• MAIN MESSAGE: Providers have three options to structure an agent network. Although many services will end up with a hybrid of one or more of these structures, most will start with one predominant approach. DETAILS: Use existing retail chains. The provider enters into an agreement with a firm that owns and operates several retail locations. This may be a chain of grocery stores or petrol stations, but it can also be other chains with many outlets, such as the post office or microfinance institutions (MFIs). The ANM is the headquarters of the retail partner while the outlets act as agents. Typically, the headquarters is already dealing with issues of cash management and quality control in monitoring outlets for its existing products. Examples of this approach include Bradesco’s use of Pão de Açucar (a supermarket).Build a network from scratch from individual stores. In this approach, providers build a network of agents one by one, usually with support from one or more ANMs. The agents are independent and unaffiliated. Some ANMs end up owning some of the outlets. For example, many M-PESA aggregators manage some outlets as well as own several others. This model of building a network from scratch is used by FINO in India, WING in Cambodia and M-PESA. Leverage a wholesale distribution system. Every country has established distribution systems for selling consumer goods. Most prepaid airtime is not sold through MNO-owned and -operated retail stores, but through independent retailers found everywhere in the country. Its distributors (and distributors for many other products, such as soap and cooking oil) have relationships with many retailers who sell a range of products. These distributors can act as ANMs managing retailers (who are agents) in their network.
  • MAIN MESSAGES: Each of the 3 network structures will bring different elements of operational readiness, reach and control. Using retail chains will bring the highest level of operational readiness while building networks from scratch and leveraging existing distribution systems will both bring high reach but with different trade-offs on readiness and control.DETAILS: We’ve already gone through using retail chains. Both leverage distribution systems and building network from scratch can bring high reach as small, independent merchants can be found everywhere. However, it may take a lot longer to achieve the reach, especially when building from scratch. For these two, the trade-offs lie along the other dimensions. Building a network from scratch will bring highest control of the 3 while leveraging existing distribution system brings a compromise of all 3.Which is right for you? Depends on the market, internal resources of the provider and the products. For example, if other competitors are joining the market and speed is essential, providers may want to start with using a retail chain. If time pressure is not as intense may want to take a slower route to building an agent network from scratch over which they will have ultimately more control.You don’t need to pick one and then stick with it forever. In fact, the best agent networks are flexible and will end up with a hybrid. We’ll do a case study later that looks at this.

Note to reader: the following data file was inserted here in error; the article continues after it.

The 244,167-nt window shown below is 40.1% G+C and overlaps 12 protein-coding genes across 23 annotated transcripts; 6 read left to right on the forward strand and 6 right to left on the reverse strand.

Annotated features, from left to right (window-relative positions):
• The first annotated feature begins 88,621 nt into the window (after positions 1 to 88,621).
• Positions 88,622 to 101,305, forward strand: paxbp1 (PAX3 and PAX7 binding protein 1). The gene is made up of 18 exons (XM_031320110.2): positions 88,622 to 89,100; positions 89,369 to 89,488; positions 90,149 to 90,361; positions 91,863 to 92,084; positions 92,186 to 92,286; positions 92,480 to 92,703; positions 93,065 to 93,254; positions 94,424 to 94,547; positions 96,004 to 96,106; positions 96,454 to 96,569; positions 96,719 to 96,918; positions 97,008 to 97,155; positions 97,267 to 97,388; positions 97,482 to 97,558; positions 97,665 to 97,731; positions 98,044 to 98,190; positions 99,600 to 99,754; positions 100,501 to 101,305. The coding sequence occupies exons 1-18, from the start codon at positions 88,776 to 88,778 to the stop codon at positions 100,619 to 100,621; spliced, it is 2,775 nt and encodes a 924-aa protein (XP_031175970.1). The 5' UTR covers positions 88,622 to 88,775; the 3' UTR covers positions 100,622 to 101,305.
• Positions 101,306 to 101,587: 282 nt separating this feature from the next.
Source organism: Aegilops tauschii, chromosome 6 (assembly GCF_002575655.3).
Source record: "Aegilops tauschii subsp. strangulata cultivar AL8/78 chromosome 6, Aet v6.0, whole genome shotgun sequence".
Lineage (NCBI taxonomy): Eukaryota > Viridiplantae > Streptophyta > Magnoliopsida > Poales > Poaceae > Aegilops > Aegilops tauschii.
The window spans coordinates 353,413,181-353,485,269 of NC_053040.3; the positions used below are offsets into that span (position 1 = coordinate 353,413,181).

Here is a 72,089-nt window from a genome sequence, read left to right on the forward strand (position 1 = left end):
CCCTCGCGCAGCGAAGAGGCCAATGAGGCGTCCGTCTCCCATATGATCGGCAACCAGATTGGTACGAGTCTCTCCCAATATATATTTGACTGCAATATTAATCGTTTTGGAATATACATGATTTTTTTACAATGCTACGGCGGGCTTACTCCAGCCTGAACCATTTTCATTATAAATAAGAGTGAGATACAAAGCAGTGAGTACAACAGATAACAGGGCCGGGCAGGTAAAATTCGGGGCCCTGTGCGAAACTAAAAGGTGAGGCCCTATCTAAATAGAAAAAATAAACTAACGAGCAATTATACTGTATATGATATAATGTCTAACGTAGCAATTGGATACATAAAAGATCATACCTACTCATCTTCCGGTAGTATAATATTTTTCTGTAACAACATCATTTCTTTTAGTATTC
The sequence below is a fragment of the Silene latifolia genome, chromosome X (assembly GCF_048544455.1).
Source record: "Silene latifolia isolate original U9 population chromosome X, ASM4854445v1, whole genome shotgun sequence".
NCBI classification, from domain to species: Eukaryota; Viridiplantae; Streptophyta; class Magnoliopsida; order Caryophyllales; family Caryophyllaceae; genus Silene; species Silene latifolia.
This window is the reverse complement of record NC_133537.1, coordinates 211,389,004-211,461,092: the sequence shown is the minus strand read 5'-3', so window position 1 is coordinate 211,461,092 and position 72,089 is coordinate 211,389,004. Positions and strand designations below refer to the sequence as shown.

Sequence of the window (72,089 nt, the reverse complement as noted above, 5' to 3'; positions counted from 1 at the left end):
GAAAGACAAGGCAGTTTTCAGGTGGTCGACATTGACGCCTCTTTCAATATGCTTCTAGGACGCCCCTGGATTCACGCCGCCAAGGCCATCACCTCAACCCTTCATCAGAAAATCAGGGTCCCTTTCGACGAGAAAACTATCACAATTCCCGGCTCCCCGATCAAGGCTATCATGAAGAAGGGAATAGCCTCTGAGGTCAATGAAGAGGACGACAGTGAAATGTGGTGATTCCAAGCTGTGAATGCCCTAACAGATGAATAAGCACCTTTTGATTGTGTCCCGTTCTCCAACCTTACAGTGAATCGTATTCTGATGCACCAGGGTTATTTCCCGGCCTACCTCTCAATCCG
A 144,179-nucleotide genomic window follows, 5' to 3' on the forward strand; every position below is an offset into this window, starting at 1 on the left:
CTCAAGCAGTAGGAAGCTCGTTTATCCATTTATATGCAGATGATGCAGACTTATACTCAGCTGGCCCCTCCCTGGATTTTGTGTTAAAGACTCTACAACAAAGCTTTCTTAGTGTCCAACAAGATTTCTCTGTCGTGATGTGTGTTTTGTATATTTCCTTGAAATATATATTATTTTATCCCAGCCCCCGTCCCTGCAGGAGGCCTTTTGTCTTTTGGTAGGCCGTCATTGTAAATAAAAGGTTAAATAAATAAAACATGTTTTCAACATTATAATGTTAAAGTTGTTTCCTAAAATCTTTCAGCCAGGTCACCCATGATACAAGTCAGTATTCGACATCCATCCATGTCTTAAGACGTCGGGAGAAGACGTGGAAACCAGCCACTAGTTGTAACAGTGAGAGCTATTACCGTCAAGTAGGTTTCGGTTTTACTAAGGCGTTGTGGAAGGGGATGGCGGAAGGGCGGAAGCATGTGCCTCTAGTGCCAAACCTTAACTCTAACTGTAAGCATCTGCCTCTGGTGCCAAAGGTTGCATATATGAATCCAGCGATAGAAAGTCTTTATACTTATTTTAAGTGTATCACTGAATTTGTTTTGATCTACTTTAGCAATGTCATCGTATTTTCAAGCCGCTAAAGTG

• MAIN MESSAGE: Providers and agent managers need to develop tools to select, pay and monitor agents as well as manage liquidity and reduce the impact of theft, fraud and abuse.